Some musical genres really should never try to have children. The whole indie hip-hop tag is a particularly noxious offspring from the almighty offensive rap-sports-metal of Limp Bizkit. Gym Class Heroes fall into a lame camp of confusion of trying to be ‘rad’ and mad, but come across as confused and sad. Radical? Tragical.
Trading on their live status and their need to bring back the fun element of hip-hop, this is like being stuck in a wacky-coloured room with four hyperactive but unimaginative goons desperate for you to like them. “Hey cheer up! It might never happen! Watch me bust a move,” were the last words they uttered as I clubbed them unconscious with Public Enemy albums…I dreamed…
Like those other one-hitters Van Bran 3000 (Drinking in LA) this whole album has a feeling of nearly but not quite hanging over it like a stink bomb. The patronage of Fall Out Boy seems to do them no favours as it merely bolsters the novelty college band smell, despite singer Travis’s limp socially conscious raps. Like a poor man’s Spearhead or a ‘jock’s’ version of Arrested Development (Speech guests on the plodding Biter’s Block) Gym Class Heroes come across as sounding splintered and unfocused of what they are.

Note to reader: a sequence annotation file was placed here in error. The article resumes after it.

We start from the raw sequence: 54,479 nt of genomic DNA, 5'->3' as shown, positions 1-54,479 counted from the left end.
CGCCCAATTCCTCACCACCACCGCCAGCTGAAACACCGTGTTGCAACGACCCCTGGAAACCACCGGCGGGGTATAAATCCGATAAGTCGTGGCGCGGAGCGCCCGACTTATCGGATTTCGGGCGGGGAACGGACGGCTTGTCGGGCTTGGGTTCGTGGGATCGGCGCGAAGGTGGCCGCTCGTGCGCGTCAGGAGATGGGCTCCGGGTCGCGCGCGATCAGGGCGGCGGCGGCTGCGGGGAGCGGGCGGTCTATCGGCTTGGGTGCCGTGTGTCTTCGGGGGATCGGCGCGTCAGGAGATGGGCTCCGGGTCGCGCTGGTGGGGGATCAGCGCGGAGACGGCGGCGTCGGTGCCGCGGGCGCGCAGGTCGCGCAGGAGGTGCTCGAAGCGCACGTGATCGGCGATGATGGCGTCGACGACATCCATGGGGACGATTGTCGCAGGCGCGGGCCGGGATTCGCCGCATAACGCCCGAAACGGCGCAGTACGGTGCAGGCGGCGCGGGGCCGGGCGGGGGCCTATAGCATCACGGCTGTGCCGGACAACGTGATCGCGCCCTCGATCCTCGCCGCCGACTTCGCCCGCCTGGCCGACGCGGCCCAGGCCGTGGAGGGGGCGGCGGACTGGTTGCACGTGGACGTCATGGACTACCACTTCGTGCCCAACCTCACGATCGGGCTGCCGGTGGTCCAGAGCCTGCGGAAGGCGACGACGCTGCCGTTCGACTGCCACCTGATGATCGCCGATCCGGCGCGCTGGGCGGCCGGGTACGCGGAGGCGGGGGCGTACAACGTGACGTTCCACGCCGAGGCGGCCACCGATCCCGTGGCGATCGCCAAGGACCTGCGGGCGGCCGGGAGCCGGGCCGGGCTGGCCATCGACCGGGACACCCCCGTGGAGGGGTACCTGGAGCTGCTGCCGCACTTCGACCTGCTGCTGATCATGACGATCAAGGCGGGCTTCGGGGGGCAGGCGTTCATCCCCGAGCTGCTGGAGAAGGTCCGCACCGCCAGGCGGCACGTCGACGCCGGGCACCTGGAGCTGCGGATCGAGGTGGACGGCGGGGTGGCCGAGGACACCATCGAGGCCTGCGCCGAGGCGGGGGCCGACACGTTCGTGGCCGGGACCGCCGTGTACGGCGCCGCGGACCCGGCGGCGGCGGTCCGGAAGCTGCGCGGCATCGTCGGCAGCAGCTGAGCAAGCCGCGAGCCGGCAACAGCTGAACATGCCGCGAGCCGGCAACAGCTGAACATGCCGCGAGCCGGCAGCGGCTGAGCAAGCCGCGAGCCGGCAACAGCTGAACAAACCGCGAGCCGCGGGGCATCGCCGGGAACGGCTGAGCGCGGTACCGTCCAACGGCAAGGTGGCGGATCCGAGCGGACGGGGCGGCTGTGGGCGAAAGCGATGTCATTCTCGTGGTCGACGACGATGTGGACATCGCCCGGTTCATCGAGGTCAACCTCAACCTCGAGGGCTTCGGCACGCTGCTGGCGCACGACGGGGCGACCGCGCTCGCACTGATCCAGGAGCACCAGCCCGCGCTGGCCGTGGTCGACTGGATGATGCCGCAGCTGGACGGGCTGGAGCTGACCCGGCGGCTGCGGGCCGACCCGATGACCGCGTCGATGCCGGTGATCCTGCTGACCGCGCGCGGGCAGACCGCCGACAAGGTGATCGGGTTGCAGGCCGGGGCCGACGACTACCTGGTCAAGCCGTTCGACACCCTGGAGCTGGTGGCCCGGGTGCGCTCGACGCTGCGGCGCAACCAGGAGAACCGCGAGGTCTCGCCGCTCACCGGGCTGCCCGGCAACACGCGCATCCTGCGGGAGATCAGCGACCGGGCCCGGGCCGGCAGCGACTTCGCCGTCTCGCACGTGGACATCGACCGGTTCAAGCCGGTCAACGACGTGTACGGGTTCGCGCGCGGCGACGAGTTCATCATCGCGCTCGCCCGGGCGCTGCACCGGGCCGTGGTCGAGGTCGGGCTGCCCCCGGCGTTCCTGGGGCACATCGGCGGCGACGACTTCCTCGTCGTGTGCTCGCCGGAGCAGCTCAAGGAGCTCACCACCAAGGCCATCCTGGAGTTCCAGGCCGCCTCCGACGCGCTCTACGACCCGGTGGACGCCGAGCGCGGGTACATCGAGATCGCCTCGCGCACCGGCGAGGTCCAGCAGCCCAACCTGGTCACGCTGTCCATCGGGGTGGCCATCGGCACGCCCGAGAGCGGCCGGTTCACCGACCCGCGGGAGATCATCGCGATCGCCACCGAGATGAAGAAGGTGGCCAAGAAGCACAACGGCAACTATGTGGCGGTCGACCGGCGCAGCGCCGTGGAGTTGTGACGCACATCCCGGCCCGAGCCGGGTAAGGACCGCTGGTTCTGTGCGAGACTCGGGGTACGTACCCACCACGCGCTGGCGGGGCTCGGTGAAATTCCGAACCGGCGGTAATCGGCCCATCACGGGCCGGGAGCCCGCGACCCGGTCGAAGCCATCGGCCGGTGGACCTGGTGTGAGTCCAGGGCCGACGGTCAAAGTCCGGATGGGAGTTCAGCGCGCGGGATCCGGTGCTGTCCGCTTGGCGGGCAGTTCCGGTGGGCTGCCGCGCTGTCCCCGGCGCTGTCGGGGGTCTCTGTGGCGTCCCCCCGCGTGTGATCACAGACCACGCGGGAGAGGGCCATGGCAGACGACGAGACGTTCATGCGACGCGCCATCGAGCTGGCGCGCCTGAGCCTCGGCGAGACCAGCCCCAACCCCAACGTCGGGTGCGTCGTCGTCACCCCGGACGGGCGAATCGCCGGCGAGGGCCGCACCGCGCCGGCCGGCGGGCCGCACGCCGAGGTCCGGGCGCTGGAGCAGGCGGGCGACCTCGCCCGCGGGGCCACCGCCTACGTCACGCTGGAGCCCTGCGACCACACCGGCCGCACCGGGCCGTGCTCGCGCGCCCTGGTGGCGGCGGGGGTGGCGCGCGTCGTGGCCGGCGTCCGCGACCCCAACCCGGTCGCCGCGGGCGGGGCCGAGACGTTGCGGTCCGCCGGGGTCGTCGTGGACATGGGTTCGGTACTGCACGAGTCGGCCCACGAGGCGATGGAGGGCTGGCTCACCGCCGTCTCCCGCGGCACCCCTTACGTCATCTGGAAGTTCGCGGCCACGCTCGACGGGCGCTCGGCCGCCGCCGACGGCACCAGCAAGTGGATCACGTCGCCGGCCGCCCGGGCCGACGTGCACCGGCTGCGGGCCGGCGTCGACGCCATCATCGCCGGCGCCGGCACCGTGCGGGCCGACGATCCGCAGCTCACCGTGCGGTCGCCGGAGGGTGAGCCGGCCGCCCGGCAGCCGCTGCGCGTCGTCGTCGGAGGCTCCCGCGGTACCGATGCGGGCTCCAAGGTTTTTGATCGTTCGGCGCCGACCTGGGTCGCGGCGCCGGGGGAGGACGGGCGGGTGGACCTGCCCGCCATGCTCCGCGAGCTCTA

Musically uninspiring over a parade of hip-hop, indie, latin, pop beats and bleeps, indie guitars grind predictably like a flick-book idiot’s guide to hip. The Queen And I tells of a drunk girlfriend who’s ‘only one more swallow from being oh so hollow’ (and you’re complaining?) over an acoustic strum and a ‘hey-hey’ chorus. Shoot Down The Stars contrasts a grim verse with a positive chorus of sunshine harmonies, which should be good, but sounds trite and unconvincing.
Their one track which could be redeeming, the of-its-moment track New Friend Request, plays on the desperate need to be liked on the MySpace website, just gets bored of its own cleverness and rides a sub-Jurassic 5 groove over rambling lyrical flow that is more filler than killer.
Particularly nasty are covers of Jermaine Jackson‘s We Don’t Have to Take Our Clothes Off (To Have a Good Time) which ticks a smug ’80s referencing box with no tongue in no cheek. Ever. Similarly, Viva La White Girl’s latino balladry is a mess of styles and seven weeks becomes a drippy song destined for The O.C. soundtrack.
Most nauseatingly are the accapella ‘skits’ Sloppy Love based around Travis’s pub chat-up lines, setting himself up as a street poet but coming across as a smug prat. (Note to self and other rap bands, Never use skits to punctuate lame tunes in an attempt to lessen the pain by inflicting your lame humour on us. You’re spoiling us. No. Really. You are. Spoiling us.)
Talking of musical cross-pollination, Gym Class Heroes may apparently be able to ‘put the f u back into fun’ but on this evidence they could put something into country music (without the r). Putting the fun back into hip-hop isn’t too challenging, but their need to show the breadth of their musical styles when they can’t even master one isn’t ambition, its truly arrested development.